Monday, 23 September 2013

The McCartneys cont...

‘Five minutes to curtain call, said Mr McCartney.

‘Hey Paul, we’re just having a really good chat,’ said Linda.

‘Right, but we’ve really got to go. Have you finished your interview?’

‘Well, no,’ I said, feeling short-changed. I’d been promised over thirty minutes, plus I’d been hanging around for days waiting to do this. Just because I got a bit lost didn’t mean I should be penalised. This ain’t on son, this ain’t on at all.

‘Could I ask just a couple more things?’ I said gingerly. Shit, I was alone in a room with Paul and Linda McCartney and they were talking about me.

Okay, but if you could wrap it up as soon as you can,’ said Paul

Linda looked at me and smiled.

Right, er, if you weren't married now, what would…

‘I'd be living out in Arizona just taking pictures.’ Lovely Linda. 

‘Anyway,’ said Paul, ‘we are married and that's the way we intend to stay.’

The spell had been broken. Paul paced up and down and occasionally interrupted to hurry things along.  I really wanted him to piss off. I’d just scratched the surface with Linda and this could have been the best ever.

Then Linda said something so magical it took my breath away.

‘Maybe we could continue the interview back at the house.’

The house!

Yes! The three of us would pile into his Mini, the one with the black windows, and drive over to St- John’s Wood to the house I’d been reading about all my life. The one just around the corner from Abbey Road Studios, the one where he wrote ‘Paperback Writer’ and ‘Yesterday’ and ‘Lady Madonna’. Where he slept with Jane Asher and entertained Mick Jagger.

Paul McCartney’s house.

And Linda would maybe knock up a meal in the kitchen, something healthy like alfalfa beans, and we’d open a bottle of wine and talk late into the night and Paul would tell me his secrets and fears and dreams and finally explain to me the true meaning of life.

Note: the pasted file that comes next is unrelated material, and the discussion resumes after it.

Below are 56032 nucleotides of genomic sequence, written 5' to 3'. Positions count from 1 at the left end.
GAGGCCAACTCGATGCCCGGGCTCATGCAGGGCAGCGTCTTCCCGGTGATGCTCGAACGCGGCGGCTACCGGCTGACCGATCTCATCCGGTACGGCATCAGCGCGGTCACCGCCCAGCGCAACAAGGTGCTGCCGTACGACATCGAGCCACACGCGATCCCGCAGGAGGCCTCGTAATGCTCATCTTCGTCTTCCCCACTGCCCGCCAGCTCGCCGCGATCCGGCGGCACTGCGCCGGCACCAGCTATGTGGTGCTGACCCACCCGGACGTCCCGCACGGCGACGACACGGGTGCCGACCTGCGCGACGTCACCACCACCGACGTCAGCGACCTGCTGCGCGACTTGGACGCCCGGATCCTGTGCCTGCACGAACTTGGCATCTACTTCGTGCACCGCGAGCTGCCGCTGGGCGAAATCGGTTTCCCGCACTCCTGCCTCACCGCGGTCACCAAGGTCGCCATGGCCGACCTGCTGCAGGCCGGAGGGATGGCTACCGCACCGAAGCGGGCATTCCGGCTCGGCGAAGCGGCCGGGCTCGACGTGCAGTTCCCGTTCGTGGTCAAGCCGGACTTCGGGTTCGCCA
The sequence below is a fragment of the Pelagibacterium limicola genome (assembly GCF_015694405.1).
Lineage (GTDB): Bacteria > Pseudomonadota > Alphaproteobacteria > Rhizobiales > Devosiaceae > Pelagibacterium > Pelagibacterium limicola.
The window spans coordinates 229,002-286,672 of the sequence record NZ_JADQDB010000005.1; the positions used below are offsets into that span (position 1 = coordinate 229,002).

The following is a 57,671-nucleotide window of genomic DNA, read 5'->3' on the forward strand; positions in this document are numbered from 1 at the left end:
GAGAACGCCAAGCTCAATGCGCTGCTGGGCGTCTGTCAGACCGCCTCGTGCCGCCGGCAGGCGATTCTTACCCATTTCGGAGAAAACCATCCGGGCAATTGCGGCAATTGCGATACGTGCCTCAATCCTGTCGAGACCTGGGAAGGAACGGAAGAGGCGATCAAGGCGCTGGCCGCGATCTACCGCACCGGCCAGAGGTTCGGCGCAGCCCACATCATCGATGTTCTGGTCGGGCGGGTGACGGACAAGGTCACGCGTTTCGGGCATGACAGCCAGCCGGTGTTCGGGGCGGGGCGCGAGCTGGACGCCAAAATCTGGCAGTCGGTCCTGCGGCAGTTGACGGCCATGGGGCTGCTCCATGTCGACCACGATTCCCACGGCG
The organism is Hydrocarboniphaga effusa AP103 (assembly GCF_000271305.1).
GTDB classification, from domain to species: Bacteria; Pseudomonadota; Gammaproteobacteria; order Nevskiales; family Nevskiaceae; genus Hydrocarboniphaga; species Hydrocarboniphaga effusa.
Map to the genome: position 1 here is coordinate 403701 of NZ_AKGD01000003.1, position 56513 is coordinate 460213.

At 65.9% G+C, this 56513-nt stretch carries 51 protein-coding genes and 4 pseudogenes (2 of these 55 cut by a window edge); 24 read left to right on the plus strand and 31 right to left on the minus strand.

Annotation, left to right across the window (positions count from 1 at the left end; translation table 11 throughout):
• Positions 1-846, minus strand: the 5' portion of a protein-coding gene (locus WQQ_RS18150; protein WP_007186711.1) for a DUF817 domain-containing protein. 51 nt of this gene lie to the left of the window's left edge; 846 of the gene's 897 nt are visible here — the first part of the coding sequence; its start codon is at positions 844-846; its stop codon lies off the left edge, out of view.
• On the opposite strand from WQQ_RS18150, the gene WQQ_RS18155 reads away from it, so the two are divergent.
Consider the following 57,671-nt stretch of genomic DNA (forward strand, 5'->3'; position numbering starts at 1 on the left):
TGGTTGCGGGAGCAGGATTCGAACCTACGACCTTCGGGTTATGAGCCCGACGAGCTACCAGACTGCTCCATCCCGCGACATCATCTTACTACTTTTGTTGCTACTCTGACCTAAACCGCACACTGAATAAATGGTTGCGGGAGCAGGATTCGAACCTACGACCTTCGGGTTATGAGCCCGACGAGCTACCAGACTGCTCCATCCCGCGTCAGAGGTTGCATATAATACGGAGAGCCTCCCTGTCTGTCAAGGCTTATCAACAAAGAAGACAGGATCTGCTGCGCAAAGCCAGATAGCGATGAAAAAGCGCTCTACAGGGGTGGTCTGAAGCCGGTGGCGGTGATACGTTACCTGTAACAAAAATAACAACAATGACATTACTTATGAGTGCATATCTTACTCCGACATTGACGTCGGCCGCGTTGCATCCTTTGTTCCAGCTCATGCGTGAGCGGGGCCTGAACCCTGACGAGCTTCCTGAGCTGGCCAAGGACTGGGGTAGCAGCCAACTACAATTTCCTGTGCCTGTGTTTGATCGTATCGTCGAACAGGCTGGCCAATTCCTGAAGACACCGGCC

‘No,’ said Paul. ‘That’s out of the question.’

What are the worst words you’ve ever heard? ‘I’m sorry but I don’t love you anymore’? ‘You’ve failed every exam’? ‘The dog’s dead’? ‘Oh − have you come already?’

Sorry, they aren’t even close to what I felt when Paul said, ‘No. That’s out of the question.’

At that moment I would have traded my mum’s life for the opportunity of going to Paul McCartney’s house. ‘No. That’s out of the question’.

Didn’t he realise what he meant to me? What he did for me? How I could never thank him enough for simply existing?

I wish I could’ve said something glib − ‘Don’t beat about the bush Paul − do you want me to come or not?’ But all I could muster was a feeble, ‘Okay, I think I’m just about finished. I’m sorry I was so late and I’m really sorry about the Coke.’

‘Don’t worry,’ said Paul.    

‘No, it was my fault.’

As we walked down the stairs I was overcome by shyness. He said something to me but I didn’t know what. 

The three of us went out of the building together. I tried to talk to him, tried to penetrate that force field I’d erected between us. I crazily expected Paul to know me like I knew him and the fact that he didn’t was, I concluded, totally his fault.

A polite goodbye and I watched them climb into the Mini with the black windows. Linda waved.

I tried to imagine their conversation.

‘Paul, how could you be such a bastard? That guy was about the best journalist I’d ever met and I sensed he was gonna write a great article about me. And you went and ruined it.’

‘I’m sorry Linda, I didn’t know. Shall we turn back?’

‘Oh, it’s too late now.’

But it was probably more along the lines of: